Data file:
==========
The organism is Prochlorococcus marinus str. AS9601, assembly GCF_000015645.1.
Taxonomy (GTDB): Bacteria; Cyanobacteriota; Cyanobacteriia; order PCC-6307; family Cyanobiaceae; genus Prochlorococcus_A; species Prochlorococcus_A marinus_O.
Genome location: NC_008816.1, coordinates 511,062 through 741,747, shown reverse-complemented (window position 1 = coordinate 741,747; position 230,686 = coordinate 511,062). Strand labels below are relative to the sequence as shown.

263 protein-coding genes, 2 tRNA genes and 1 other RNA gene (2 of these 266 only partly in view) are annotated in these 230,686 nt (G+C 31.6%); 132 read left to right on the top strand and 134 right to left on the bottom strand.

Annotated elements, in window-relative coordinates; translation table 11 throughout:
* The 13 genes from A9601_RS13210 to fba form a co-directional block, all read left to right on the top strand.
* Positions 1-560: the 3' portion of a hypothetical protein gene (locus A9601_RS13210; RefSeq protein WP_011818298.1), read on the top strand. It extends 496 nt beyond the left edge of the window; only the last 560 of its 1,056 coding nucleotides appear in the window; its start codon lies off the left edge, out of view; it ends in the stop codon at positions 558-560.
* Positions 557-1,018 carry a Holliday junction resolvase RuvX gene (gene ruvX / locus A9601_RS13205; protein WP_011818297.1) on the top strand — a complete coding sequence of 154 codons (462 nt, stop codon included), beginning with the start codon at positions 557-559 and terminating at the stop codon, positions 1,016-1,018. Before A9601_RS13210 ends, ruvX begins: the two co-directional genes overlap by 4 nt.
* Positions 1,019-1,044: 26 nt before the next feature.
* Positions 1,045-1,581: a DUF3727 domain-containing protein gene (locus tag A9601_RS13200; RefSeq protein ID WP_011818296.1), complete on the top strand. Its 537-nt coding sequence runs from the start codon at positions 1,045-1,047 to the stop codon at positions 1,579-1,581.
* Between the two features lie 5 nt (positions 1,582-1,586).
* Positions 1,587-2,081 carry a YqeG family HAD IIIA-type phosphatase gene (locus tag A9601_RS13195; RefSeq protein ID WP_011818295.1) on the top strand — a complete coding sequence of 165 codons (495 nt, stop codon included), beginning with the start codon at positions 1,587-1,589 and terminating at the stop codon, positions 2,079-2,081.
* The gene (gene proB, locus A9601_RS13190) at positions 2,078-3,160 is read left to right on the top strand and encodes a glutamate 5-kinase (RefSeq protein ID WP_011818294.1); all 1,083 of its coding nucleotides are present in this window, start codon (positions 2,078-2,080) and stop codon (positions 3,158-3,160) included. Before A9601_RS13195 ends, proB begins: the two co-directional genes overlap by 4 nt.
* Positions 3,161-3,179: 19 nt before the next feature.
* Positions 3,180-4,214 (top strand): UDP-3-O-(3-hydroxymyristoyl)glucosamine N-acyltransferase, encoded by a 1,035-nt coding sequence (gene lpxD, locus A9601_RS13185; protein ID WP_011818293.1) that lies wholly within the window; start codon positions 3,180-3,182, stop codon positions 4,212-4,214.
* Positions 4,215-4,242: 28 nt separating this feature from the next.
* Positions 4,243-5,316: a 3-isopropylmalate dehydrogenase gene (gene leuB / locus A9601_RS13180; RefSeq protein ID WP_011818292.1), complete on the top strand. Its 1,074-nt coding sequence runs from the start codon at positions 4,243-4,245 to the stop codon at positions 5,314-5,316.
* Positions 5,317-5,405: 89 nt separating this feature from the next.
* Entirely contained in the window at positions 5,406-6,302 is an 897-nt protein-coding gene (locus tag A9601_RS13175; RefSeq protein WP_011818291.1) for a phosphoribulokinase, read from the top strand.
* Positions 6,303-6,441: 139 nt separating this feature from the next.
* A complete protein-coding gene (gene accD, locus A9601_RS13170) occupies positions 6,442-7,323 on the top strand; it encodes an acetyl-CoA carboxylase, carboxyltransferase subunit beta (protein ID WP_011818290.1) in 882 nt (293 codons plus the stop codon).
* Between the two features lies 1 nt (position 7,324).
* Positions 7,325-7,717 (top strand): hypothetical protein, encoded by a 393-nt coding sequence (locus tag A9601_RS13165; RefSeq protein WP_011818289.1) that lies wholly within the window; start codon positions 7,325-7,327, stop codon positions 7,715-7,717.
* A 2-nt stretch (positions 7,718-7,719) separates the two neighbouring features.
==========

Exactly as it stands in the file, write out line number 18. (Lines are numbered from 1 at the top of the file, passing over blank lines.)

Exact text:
* Positions 5,317-5,405: 89 nt separating this feature from the next.